Moreover, such reform would help ensure students attend the right school for them.  While most careers today require some education beyond high school, this does not always mean a four-year college program.  Indeed, many students would be better served attending community colleges, vocational schools, or other professional programs and training where they are more likely to get career skills, as well as more likely to finish their degree or certificate program.  A funding system which treats students equally regardless of which institution they choose would better provide for the educational needs of our workforce.

Emphasize instruction over research.  To the extent taxpayers continue to support specific colleges and universities, these funds should be dedicated to the education of students, not to auxiliary functions.  Over the years, lighter teaching loads have been implemented to encourage more research at universities.  This trend drives up the cost of higher education as institutions must hire additional faculty.

State system schools were established with a mission to provide high quality education at the lowest cost (with a specific focus on preparing future teachers).  And notably, PASSHE schools have not seen the dramatic decline in faculty time with students that has occurred at Penn State and Pittsburgh, based on the annual reports provided by the Pennsylvania Joint State Government Commission.

Change in Weekly Faculty Hours 1979-2010
Number of FT Faculty  Total Student Contact Instructional Support Research Other University Service Total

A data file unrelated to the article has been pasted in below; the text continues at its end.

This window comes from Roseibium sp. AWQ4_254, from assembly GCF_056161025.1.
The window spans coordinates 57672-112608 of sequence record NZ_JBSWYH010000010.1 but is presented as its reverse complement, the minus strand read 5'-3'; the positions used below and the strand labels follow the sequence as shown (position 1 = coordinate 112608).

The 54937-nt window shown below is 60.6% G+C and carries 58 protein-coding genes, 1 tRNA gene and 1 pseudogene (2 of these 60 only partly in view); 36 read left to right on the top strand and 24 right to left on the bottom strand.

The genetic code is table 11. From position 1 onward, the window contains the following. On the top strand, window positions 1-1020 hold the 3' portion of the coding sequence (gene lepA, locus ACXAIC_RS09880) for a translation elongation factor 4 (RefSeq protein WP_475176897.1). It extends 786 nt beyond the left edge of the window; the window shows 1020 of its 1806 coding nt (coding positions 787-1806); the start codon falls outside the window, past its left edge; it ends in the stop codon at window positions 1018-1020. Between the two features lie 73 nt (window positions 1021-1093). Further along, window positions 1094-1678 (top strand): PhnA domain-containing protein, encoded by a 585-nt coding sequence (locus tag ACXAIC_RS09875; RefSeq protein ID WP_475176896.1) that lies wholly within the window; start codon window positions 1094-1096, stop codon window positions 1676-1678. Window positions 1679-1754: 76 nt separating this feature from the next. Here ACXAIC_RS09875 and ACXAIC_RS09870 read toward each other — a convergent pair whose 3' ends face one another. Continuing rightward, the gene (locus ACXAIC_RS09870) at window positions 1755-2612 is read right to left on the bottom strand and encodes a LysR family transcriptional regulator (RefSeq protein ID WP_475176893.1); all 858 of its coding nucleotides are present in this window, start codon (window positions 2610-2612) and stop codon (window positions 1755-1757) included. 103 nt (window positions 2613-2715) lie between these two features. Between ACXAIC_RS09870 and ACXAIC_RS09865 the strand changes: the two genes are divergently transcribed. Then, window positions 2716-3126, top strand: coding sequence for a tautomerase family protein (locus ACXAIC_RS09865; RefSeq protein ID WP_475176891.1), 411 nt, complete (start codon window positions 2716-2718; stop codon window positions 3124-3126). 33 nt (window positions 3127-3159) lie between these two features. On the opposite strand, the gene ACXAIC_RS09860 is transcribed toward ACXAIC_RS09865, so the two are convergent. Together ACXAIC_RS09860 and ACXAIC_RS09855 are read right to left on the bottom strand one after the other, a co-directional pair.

Lincoln 88% 7% -8% 21% 143% 15%
Penn State 87% -27% -11% 93% -41% -2%
Pitt 94% -29% -28% 55% -9% -2%
Temple 23% -14% 22% 24% -32% 0%
SSHE Schools (Total) 64% -8% -2% 6% 9% 0%
Source: Joint State Government Commission, Instructional Output and Faculty Salary Costs of the State-Related and State-Owned Universities:

Tie university funding to policy goals.  The third principle for reform is that students and universities must be held accountable for any taxpayer support they receive. 

For starters, university funding should be explicitly tied to reductions in tuition.  Prior to this year, there was not direct tie between state funding for universities and tuition decisions.  As part of the budget deal, in exchange for getting the same funding as last year, state schools agreed to hold tuition increases to 3.2 percent. 

Funding decisions should also take into account academic performance.  However, the lack of information on student outcomes and teaching performance makes accountability difficult.  Did the University of Pittsburgh have a strong academic performance last year?  It is hard to say.  Commercial college rankings, like U.S. News and World Report, are of limited use because they measure inputs, (like the SAT scores of incoming students), not educational quality.